By Dr. Eugene Slobodzian

Recently, there was more disturbing news, this time taking place in Winxnet’s home state of Maine. A computer virus infected the central server for a local law enforcement branch, holding their data hostage until they paid a ransom of $300.

This crime was the work of a virus, not a “hack” in the sense of the word as we know it. There was no human actively manipulating their system on the other end. Instead, this was a pre-calculated and automated compromise that could happen to any business of any size.

Small and medium-sized organizations are especially ripe targets, as their electronic data is often vital to their business operations. Unfortunately, criminals have figured out that even if this data has no direct value to the attacker (like credit card numbers), it must have value to the business.

I have consulted organizations after being struck with ransomware, and without adequate backups, the most cost-effective solution is to pay the ransom, and hope that they can get their information back. It appears that these attacks are on the rise, and they hit closer and closer to home. Here are three key points to consider when working to protect your information:

  1. Education and training. Most compromises start with a wrong click of a mouse. While healthy IT environments and policies are vital pieces, be sure that your IT provider and staff take the time to remain educated about the threats. Security awareness is a cornerstone of success. An ounce of prevention is worth a pound of cure, and this has never been more true with information security today.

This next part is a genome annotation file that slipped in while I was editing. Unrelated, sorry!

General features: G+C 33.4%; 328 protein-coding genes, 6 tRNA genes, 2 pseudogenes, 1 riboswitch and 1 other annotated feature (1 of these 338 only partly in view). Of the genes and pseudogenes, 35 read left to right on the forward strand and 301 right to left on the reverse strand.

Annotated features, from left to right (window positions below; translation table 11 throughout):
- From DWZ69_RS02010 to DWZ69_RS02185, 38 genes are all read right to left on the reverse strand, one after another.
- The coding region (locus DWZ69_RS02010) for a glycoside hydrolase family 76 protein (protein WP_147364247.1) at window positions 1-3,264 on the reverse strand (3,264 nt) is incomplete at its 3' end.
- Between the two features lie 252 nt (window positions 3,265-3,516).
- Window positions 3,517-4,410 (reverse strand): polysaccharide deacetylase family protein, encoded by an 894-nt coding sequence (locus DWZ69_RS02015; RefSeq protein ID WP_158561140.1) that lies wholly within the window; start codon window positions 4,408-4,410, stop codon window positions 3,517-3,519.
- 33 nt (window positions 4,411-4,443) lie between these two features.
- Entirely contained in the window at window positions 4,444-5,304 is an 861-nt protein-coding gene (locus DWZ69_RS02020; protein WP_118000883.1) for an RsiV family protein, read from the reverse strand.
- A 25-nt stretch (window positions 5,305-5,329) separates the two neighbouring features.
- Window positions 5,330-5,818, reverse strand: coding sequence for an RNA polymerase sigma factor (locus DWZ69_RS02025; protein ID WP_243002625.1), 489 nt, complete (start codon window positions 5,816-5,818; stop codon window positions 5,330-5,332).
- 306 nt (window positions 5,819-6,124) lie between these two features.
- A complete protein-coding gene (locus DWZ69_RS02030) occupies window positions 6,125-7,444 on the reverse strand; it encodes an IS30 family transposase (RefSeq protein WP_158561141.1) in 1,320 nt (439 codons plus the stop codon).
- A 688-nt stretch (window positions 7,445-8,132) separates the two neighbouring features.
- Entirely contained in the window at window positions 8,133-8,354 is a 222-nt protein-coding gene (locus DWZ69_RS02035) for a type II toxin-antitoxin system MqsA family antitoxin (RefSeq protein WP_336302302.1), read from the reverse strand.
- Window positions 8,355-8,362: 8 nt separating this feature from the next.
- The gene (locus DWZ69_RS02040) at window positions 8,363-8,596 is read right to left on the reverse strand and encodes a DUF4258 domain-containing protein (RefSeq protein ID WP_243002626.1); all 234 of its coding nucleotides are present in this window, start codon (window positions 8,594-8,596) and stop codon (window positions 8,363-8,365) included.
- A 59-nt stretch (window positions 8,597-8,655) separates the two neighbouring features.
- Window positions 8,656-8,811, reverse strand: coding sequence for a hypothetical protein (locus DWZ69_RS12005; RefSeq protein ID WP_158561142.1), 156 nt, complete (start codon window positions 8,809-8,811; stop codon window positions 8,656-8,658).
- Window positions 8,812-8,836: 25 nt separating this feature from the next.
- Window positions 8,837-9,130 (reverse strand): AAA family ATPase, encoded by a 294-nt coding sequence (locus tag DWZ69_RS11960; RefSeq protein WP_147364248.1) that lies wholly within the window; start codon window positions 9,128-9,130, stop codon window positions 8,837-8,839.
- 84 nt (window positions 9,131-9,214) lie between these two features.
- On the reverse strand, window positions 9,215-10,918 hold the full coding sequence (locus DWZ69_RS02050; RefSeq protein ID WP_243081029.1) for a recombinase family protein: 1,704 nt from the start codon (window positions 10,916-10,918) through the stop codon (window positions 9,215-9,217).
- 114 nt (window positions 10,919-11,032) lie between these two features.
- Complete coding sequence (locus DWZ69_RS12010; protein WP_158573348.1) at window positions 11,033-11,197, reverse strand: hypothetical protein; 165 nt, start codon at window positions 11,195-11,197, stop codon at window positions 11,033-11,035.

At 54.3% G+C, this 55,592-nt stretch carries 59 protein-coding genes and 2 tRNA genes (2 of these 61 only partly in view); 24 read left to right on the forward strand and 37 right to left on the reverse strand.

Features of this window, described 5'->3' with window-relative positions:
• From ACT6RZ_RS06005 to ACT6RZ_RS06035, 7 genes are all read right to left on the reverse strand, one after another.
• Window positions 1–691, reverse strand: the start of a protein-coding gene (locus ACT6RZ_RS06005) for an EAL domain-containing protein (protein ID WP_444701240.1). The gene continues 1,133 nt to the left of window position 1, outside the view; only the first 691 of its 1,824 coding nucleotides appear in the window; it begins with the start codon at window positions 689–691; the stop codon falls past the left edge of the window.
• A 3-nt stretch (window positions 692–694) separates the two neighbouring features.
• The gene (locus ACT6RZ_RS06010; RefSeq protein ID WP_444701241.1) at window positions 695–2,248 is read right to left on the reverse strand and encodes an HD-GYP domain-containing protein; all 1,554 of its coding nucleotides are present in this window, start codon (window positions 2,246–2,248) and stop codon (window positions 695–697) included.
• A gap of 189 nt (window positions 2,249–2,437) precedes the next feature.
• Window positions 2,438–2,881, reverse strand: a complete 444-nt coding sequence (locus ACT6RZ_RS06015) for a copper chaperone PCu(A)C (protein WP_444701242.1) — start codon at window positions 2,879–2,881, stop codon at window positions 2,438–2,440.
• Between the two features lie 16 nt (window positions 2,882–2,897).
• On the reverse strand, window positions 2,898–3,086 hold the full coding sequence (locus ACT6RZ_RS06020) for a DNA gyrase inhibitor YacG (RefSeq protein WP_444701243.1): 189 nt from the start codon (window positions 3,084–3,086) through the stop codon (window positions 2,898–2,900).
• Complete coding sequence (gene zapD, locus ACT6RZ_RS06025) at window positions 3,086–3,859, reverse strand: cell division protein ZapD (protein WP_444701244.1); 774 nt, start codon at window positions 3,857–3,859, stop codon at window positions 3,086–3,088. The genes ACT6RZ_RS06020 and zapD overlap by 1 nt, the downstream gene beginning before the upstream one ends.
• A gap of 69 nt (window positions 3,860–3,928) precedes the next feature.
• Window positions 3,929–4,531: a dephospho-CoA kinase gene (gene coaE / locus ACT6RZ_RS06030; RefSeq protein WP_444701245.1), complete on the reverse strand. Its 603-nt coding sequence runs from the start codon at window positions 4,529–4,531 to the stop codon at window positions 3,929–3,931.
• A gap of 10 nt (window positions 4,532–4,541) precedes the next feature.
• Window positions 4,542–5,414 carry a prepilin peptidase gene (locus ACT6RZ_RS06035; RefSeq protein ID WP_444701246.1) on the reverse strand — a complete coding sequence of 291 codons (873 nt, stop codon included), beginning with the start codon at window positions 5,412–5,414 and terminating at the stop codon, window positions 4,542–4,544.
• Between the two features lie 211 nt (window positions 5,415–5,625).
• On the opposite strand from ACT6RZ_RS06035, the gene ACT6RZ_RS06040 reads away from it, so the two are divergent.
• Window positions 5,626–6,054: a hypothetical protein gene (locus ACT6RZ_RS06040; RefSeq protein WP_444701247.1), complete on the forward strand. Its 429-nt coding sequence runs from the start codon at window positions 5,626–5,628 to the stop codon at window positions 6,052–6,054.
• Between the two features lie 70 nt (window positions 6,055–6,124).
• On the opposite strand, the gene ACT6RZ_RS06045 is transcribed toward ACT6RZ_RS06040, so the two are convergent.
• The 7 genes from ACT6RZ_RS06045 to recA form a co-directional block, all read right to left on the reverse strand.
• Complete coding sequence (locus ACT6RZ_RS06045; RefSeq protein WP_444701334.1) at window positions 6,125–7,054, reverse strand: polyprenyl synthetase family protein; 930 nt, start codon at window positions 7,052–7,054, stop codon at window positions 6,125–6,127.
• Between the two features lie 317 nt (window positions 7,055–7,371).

1. Backups, backups, backups. Just because you think your data is getting backed up, it does not mean it’s true. Take some time to assure that backups send completion notices and, most importantly, practice test restores periodically. These controls are important for a variety of reasons, not just because of criminal activity. Unforeseen disasters of all kinds can steal data and disrupt normal business activity. However, if you have all of your information backed up in a redundant and safe place, these disasters don’t have to spell “closed for business.” A strong IT provider will be able to offer you viable options, as well as reporting to prove that the solution is taking place. Also, make sure you interrupt your automatic backup process if the data becomes compromised with ransomware to prevent overwriting the good files with the bad.
  1. Stricter controls. The notion that one bad user click can spell disaster for the whole organization should be a thing of the past. There are a number of inexpensive controls that will allow your company to run securely. These include web content filtering, intrusion detection and prevention, and multi-layer virus protection. Your IT or information security provider can help you choose the right controls for the type of data you are protecting and your budget.

Compromises does and will happen, and hindsight is always 20/20. A crime like this can happen to any person or any organization. The majority of cybercrime is not targeted, but opportunistic, and it is important to remember that it just doesn’t happen to “other people.”

We are all targets. With the “pros” of increased availability and value of our electronic data also come the “con” of increased risk. If you are worried that your training, IT environment or security controls are not where they need to be in order to protect the lifeblood of your organization — your data — then it’s time for a conversation.

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